The Tragic Sense of Life: Ernst Haeckel and the Struggle over Evolutionary Thought

University of Chicago Press
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Prior to the First World War, more people learned of evolutionary theory from the voluminous writings of Charles Darwin’s foremost champion in Germany, Ernst Haeckel (1834–1919), than from any other source, including the writings of Darwin himself. But, with detractors ranging from paleontologist Stephen Jay Gould to modern-day creationists and advocates of intelligent design, Haeckel is better known as a divisive figure than as a pioneering biologist. Robert J. Richards’s intellectual biography rehabilitates Haeckel, providing the most accurate measure of his science and art yet written, as well as a moving account of Haeckel’s eventful life.
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About the author

Robert J. Richards is the Morris Fishbein Professor of the History of Science and Medicine at the University of Chicago and the author, most recently, of The Romantic Conception of Life: Science and Philosophy in the Age of Goethe, also published by the University of Chicago Press.
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Additional Information

Publisher
University of Chicago Press
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Published on
Nov 15, 2008
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Pages
512
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ISBN
9780226712192
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Language
English
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Genres
Biography & Autobiography / Science & Technology
Science / General
Science / History
Science / Life Sciences / Evolution
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This content is DRM protected.
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From a small island in the Baltic Sea to the large tropical islands of Borneo and Madagascar, Messages from Islands is a global tour of these natural, water-bound laboratories. In this career-spanning work, Ilkka Hanski draws upon the many islands on which he performed fieldwork to convey key themes in ecology. By exploring the islands’ biodiversity as an introduction to general issues, Hanski helps us to learn how species and communities interact in fragmented landscapes, how evolution generates biodiversity, and how this biodiversity is maintained over time.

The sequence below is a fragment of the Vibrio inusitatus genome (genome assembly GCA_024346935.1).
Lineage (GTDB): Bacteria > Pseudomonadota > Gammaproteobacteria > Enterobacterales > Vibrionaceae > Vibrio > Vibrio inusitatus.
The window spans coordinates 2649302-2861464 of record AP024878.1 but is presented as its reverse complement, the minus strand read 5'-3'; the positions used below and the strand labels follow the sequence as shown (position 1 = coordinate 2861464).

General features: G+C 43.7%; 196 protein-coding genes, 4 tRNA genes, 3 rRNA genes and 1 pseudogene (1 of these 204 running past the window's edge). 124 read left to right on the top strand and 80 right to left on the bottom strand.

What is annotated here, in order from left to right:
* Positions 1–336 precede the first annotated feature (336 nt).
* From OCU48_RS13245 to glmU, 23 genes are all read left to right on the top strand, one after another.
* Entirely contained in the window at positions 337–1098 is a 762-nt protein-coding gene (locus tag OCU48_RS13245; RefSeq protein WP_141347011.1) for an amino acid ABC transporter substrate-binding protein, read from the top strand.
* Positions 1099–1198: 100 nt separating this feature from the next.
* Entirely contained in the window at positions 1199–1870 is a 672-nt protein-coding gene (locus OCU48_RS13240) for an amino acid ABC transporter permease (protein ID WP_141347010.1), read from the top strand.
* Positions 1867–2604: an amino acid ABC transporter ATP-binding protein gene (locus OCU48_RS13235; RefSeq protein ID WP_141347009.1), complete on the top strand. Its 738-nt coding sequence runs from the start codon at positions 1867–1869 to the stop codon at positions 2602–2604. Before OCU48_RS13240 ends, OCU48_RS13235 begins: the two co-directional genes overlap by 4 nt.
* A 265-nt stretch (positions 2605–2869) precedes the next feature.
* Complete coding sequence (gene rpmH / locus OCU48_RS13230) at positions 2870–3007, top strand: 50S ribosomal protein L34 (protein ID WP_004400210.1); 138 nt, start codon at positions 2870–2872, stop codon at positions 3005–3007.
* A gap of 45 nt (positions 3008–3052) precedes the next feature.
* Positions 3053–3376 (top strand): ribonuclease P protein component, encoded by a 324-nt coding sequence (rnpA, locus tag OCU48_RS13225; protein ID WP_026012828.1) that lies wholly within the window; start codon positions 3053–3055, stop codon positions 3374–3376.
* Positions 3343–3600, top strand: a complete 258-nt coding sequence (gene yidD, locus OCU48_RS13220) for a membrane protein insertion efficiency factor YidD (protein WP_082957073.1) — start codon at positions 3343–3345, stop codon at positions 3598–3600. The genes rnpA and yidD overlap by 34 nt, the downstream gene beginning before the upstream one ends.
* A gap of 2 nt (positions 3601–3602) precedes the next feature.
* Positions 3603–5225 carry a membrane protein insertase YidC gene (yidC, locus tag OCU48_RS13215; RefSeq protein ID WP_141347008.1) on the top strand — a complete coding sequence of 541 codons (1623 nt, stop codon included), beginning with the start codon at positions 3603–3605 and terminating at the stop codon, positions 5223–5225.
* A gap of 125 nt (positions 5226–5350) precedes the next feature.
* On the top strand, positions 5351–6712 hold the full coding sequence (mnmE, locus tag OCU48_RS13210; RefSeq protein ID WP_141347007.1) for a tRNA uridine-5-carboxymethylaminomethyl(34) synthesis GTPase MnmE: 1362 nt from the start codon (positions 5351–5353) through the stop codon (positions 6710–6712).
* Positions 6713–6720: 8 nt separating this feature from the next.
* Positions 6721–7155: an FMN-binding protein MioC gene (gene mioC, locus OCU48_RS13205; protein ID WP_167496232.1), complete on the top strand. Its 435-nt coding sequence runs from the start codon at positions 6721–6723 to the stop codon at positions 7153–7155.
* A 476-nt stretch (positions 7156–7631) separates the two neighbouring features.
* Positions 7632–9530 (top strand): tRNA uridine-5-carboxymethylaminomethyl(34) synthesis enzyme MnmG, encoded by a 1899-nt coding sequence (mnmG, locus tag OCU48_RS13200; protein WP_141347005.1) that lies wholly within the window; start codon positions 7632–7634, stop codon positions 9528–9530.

Beginning each chapter on a particular island, Hanski dives into reflections on his own field studies before going on to pursue a variety of ecological questions, including: What is the biodiversity crisis? What are extinction thresholds and extinction debts? What can the biodiversity hypothesis tell us about rapidly increasing allergies, asthma, and other chronic inflammatory disorders? The world’s largest island, Greenland, for instance, is the starting point for a journey into the benefits that humankind acquires from biodiversity, including the staggering biodiversity of microbes in the ecosystems that are closest to us—the ecosystems in our guts, in our respiratory tracts, and under our skin. Conceptually oriented but grounded in an adventurous personal narrative, Messages from Islands is a landmark work that lifts the natural mysteries of islands from the sea, bringing to light the thrilling complexities and connections of ecosystems worldwide.
"All art should become science and all science art; poetry and philosophy should be made one." Friedrich Schlegel's words perfectly capture the project of the German Romantics, who believed that the aesthetic approaches of art and literature could reveal patterns and meaning in nature that couldn't be uncovered through rationalistic philosophy and science alone. In this wide-ranging work, Robert J. Richards shows how the Romantic conception of the world influenced (and was influenced by) both the lives of the people who held it and the development of nineteenth-century science.

Integrating Romantic literature, science, and philosophy with an intimate knowledge of the individuals involved—from Goethe and the brothers Schlegel to Humboldt and Friedrich and Caroline Schelling—Richards demonstrates how their tempestuous lives shaped their ideas as profoundly as their intellectual and cultural heritage. He focuses especially on how Romantic concepts of the self, as well as aesthetic and moral considerations—all tempered by personal relationships—altered scientific representations of nature. Although historians have long considered Romanticism at best a minor tributary to scientific thought, Richards moves it to the center of the main currents of nineteenth-century biology, culminating in the conception of nature that underlies Darwin's evolutionary theory.

Uniting the personal and poetic aspects of philosophy and science in a way that the German Romantics themselves would have honored, The Romantic Conception of Life alters how we look at Romanticism and nineteenth-century biology.
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